GDOT, AMTRAK throw wrench in Beltline plans
An eleventh-hour move spells problems for Atlanta’s 22-mile loop of parks, trails and transit.
If there’s one thing we’ve learned about the Beltline, the 22-mile loop of parks, trails and transit proposed to circle Atlanta, it’s that surprises are to be expected. And some interesting developments are afoot with the $2.8-billion project.
If you recall, Atlanta Beltline Inc. — the nonprofit agency in charge of planning and implementing the project — finalized its purchase of a 66-acre piece of property in October owned by Gwinnett County developer Wayne Mason and his son Keith, an Atlanta attorney. The Mason property included land and transit right-of-way. The $66 million purchase riled city watchdogs not only for the ultimate payout to the Masons — more than double what father and son originally paid for the land in 2004 — but also the deal ABI cut with a private partner group it needed to buy out if it wanted to use tax-exempt bonds to finalize the purchase before a Halloween deadline. That’s background, and for all intents and purposes, irrelevant for the moment.
Beltline leaders hoped to complete planning the area, implement transit, and sell off excess land to developers. They would then re-invest the windfall from those sales back into the overall project. But before it could do anything with the property, it first had to abandon the transit right-of-way. That humdrum process is conducted by the U.S. Surface Transportation Board and largely involves just some time for public comment and a shuffling of papers. It was supposed to be a walk in the park.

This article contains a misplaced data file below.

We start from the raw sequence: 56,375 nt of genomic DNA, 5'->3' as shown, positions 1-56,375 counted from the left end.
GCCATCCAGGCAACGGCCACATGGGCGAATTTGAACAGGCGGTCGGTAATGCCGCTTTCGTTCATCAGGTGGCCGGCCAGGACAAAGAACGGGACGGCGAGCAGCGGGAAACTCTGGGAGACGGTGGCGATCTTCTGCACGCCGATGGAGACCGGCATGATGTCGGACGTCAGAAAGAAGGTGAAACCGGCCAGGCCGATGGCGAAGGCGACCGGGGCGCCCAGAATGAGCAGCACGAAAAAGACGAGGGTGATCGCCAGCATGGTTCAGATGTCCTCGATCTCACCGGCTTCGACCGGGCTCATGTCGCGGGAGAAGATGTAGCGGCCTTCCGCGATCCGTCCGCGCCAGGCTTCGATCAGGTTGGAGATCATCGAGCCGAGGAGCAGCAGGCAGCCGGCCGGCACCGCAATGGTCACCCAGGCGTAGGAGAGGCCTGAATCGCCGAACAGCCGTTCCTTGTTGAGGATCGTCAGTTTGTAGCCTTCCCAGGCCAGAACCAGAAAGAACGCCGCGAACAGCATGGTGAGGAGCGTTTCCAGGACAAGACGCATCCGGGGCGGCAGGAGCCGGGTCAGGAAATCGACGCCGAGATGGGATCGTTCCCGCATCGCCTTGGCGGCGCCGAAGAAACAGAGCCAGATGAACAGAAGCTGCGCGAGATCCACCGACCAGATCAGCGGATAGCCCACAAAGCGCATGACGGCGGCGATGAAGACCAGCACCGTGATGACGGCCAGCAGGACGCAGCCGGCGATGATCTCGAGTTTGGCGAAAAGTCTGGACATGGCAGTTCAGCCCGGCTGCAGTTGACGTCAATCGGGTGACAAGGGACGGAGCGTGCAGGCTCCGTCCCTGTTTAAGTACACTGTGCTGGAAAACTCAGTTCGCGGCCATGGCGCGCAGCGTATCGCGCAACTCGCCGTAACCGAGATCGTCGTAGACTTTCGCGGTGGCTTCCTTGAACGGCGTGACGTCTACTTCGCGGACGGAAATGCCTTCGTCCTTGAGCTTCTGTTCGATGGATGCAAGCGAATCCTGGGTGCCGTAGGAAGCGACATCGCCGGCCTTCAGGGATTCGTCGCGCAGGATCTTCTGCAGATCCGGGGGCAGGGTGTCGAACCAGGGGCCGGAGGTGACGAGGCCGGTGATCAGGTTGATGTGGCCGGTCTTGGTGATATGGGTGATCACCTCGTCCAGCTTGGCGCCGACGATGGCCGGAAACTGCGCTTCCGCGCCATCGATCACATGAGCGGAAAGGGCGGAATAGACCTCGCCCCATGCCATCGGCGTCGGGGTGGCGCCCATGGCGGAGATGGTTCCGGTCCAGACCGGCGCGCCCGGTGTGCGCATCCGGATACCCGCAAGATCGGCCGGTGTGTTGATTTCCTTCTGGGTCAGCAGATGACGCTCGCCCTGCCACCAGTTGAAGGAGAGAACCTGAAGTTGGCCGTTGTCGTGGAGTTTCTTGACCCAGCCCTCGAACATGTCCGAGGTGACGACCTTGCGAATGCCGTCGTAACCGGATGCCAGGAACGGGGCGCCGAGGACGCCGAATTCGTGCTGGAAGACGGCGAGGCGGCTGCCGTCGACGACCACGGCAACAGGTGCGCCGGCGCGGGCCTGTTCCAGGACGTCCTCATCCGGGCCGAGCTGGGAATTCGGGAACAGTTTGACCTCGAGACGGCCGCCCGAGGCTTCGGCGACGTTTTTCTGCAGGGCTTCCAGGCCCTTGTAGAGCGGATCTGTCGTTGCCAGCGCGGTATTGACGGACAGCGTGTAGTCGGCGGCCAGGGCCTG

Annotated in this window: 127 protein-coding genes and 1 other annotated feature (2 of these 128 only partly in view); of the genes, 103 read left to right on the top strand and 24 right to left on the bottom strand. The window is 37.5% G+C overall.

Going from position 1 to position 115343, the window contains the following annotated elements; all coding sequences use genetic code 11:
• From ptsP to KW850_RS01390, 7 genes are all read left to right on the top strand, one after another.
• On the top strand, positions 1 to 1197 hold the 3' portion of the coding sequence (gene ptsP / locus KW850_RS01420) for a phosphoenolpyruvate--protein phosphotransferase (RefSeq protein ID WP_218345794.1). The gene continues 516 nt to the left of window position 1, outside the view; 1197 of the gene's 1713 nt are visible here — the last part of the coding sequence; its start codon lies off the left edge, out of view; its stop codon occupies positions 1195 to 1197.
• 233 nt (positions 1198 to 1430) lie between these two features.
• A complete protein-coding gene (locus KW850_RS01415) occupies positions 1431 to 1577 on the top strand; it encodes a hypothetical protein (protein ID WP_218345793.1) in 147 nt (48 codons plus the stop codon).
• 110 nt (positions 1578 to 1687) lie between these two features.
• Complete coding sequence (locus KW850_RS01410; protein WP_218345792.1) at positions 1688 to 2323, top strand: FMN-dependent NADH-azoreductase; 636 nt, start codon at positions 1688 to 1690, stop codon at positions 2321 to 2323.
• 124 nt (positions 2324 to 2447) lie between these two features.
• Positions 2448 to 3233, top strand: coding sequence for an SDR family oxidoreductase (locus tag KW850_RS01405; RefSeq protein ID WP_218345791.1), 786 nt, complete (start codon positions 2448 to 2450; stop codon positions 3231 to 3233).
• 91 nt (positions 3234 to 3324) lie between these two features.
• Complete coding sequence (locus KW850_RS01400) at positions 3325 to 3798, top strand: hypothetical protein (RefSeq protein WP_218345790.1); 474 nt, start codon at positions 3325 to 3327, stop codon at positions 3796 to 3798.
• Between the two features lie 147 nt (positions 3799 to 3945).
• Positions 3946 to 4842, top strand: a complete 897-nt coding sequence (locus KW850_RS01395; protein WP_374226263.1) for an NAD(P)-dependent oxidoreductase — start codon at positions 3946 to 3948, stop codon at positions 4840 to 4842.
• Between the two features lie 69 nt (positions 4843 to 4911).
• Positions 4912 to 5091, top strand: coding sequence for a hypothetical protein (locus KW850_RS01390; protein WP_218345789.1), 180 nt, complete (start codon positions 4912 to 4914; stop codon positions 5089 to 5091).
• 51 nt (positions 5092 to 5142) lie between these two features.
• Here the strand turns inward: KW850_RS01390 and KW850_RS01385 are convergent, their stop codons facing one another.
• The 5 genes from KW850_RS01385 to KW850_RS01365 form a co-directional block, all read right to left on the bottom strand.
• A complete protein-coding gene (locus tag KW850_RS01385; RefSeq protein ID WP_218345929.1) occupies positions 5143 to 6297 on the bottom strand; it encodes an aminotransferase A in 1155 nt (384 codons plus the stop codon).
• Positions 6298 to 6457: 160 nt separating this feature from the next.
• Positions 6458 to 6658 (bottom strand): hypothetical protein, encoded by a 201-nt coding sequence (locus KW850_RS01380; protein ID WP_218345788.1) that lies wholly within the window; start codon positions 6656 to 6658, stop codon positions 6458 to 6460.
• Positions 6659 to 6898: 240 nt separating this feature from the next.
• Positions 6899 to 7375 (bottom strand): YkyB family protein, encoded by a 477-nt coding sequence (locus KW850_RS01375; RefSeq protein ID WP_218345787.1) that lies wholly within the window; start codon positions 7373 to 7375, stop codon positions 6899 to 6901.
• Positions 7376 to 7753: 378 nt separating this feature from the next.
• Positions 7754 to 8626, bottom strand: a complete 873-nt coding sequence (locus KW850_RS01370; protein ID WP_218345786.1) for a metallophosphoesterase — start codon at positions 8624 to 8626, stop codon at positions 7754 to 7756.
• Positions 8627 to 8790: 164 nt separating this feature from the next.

Looks like that’s not turning out to be the case. An eleventh-hour move by the state Department of Transportation and AMTRAK has potentially thrown a wrench in the Beltline. And why those two odd entities decided to hold hands and insert themselves into the conversation — this late in the party — is making folks scratch their heads.